Having read so many bad reviews, I was surprised by Chasing Harry Winston. It’s actually much better than I expected it to be.
After being dumped by her boyfriend of five years, baby-obsessed Emmy (a restaurateur) decides that she’ll sleep with as many random men as possible. Tired of sleeping with many men in succession, ultra-glamorous, Brazilian Adriana decides to enter into a monogamous relationship and possibly get engaged. Leigh, a book editor, is tired of her life, despite a job she loves and a (seemingly) perfect boyfriend. One evening over dinner, two of the three decide to change their lives dramatically within the space of a year.
In Chasing Harry Winston, Weisberger dumps the format she adopted for her first two novels. In some ways, this is good, and gives Weisberger the chance to branch out a bit. This is no outsider-looking-in tale told from a whiney first-person perspective. There’s no hellish boss, no glamorous fashion or PR industry. The characters in this novel are surprisingly more unique than those in Weisberger’s other two books; with the exception of the perfect boyfriend, I definitely found myself relating to Leigh a little bit. However, the author doesn’t seem to be able to create anything new—it seems like this plot has been seen before, most notably in Candace Bushnell’s Sex and the City.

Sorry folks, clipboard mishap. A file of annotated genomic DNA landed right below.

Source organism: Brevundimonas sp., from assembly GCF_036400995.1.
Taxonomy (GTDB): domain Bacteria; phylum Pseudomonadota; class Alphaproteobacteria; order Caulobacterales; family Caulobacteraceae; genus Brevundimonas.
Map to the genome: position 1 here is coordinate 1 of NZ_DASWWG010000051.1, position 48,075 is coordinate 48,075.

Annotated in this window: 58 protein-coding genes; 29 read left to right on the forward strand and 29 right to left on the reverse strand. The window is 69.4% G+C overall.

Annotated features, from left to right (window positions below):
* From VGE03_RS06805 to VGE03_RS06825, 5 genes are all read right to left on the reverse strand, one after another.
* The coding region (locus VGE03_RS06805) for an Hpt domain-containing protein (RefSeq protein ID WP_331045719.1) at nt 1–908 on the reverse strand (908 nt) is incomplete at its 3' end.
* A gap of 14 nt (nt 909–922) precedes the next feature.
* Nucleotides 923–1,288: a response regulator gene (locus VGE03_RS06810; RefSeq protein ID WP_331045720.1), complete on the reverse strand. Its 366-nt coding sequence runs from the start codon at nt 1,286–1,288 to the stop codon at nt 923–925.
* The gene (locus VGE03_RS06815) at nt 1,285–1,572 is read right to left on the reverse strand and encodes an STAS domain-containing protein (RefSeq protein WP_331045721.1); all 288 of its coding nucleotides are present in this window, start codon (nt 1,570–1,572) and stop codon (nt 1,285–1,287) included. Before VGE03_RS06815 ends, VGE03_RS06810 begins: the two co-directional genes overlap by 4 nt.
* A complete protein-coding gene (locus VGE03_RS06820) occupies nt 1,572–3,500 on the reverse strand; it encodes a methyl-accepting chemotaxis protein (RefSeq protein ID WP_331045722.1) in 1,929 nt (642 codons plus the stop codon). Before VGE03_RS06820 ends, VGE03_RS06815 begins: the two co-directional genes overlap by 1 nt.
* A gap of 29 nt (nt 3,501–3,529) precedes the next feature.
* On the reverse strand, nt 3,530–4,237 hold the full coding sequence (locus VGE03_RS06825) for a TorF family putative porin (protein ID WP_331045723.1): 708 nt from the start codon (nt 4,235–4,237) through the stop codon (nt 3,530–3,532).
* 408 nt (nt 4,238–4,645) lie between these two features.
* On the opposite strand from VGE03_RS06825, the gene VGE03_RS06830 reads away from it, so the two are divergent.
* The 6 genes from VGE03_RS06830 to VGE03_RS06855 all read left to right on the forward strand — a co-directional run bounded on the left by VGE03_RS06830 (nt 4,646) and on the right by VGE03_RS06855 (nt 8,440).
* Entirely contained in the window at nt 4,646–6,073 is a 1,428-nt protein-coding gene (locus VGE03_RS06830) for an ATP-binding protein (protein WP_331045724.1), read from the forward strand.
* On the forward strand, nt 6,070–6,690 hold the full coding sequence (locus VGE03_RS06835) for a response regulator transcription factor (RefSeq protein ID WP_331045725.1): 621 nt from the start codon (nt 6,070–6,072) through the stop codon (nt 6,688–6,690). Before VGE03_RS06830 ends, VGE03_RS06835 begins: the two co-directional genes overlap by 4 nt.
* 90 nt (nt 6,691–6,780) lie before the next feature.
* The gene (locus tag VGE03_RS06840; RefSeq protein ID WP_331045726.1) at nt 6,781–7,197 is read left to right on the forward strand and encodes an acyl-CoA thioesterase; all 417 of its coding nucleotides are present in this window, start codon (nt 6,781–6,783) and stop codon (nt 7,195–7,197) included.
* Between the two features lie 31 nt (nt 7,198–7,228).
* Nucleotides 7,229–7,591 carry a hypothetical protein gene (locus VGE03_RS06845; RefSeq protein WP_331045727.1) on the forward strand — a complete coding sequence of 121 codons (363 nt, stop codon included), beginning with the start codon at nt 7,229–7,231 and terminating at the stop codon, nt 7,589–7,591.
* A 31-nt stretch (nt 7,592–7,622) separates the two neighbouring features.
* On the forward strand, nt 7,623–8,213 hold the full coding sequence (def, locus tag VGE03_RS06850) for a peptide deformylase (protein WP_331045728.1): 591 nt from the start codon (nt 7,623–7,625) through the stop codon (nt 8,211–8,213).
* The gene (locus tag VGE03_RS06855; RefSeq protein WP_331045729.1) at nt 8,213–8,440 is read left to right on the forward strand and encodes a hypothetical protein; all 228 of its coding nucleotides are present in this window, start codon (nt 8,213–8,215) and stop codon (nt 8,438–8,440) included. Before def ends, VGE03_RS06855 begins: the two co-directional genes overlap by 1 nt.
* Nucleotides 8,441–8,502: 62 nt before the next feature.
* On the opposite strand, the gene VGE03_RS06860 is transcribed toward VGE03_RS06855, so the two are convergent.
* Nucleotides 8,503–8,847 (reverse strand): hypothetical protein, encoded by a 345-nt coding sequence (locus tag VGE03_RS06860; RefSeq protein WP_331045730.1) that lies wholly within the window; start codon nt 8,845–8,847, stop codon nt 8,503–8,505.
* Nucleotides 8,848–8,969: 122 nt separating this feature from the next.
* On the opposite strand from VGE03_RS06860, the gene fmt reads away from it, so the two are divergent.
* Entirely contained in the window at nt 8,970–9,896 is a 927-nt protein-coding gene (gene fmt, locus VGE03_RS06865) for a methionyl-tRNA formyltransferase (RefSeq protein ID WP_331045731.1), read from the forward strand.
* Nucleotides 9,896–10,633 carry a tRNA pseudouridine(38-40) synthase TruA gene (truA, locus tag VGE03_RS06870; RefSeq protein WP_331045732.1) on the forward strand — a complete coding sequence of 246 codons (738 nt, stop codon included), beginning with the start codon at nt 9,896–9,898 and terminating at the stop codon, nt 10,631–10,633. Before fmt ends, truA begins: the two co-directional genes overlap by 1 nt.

The characters, disturbingly, define themselves primarily by their relationships with men; their careers and the other parts of their personal lives repeatedly take backseats to boyfriends and fiancées. Adriana, despite her “tricks” for getting men to chase her, is really the one doing the chasing. It was tough, too, for me to believe the Leigh-Russell relationship. On the other hand, the predicament Leigh finds herself in is very understandable: you find yourself dating the “right” guy, so you feel bad about breaking up with him because you’re scared. It’s a dilemma I think many women can identify with.
For having reached the age of thirty, these women are very immature and shallow, and overly concerned with having the stress-and-anxiety-free, “perfect” lives that no New York woman I know has. It was also difficult for me to see why these three are friends—they’re all so different, but Weisberger never explains to her readers why they were drawn to each other in the first place.
Somewhere in the plot, out of place, is a trip to the Caribbean, during which the girls find themselves in a dicey Curacao airport drinking suspect alcohol bought from a card table, and popping pills. It’s pretty much the only funny part of the book. I get the feeling that this is something that really happened to Weisberger or someone she knows, and she felt she just had to put it in. But the scene just didn’t belong in this novel.
Although not as funny, clever, or well-written as The Devil Wears Prada, there was much more emotional depth in Chasing Harry Winston than in Everyone Worth Knowing. Keep in mind, though, that Weisberger is pretty much a one-note author.
Also reviewed by: S. Krishna's Books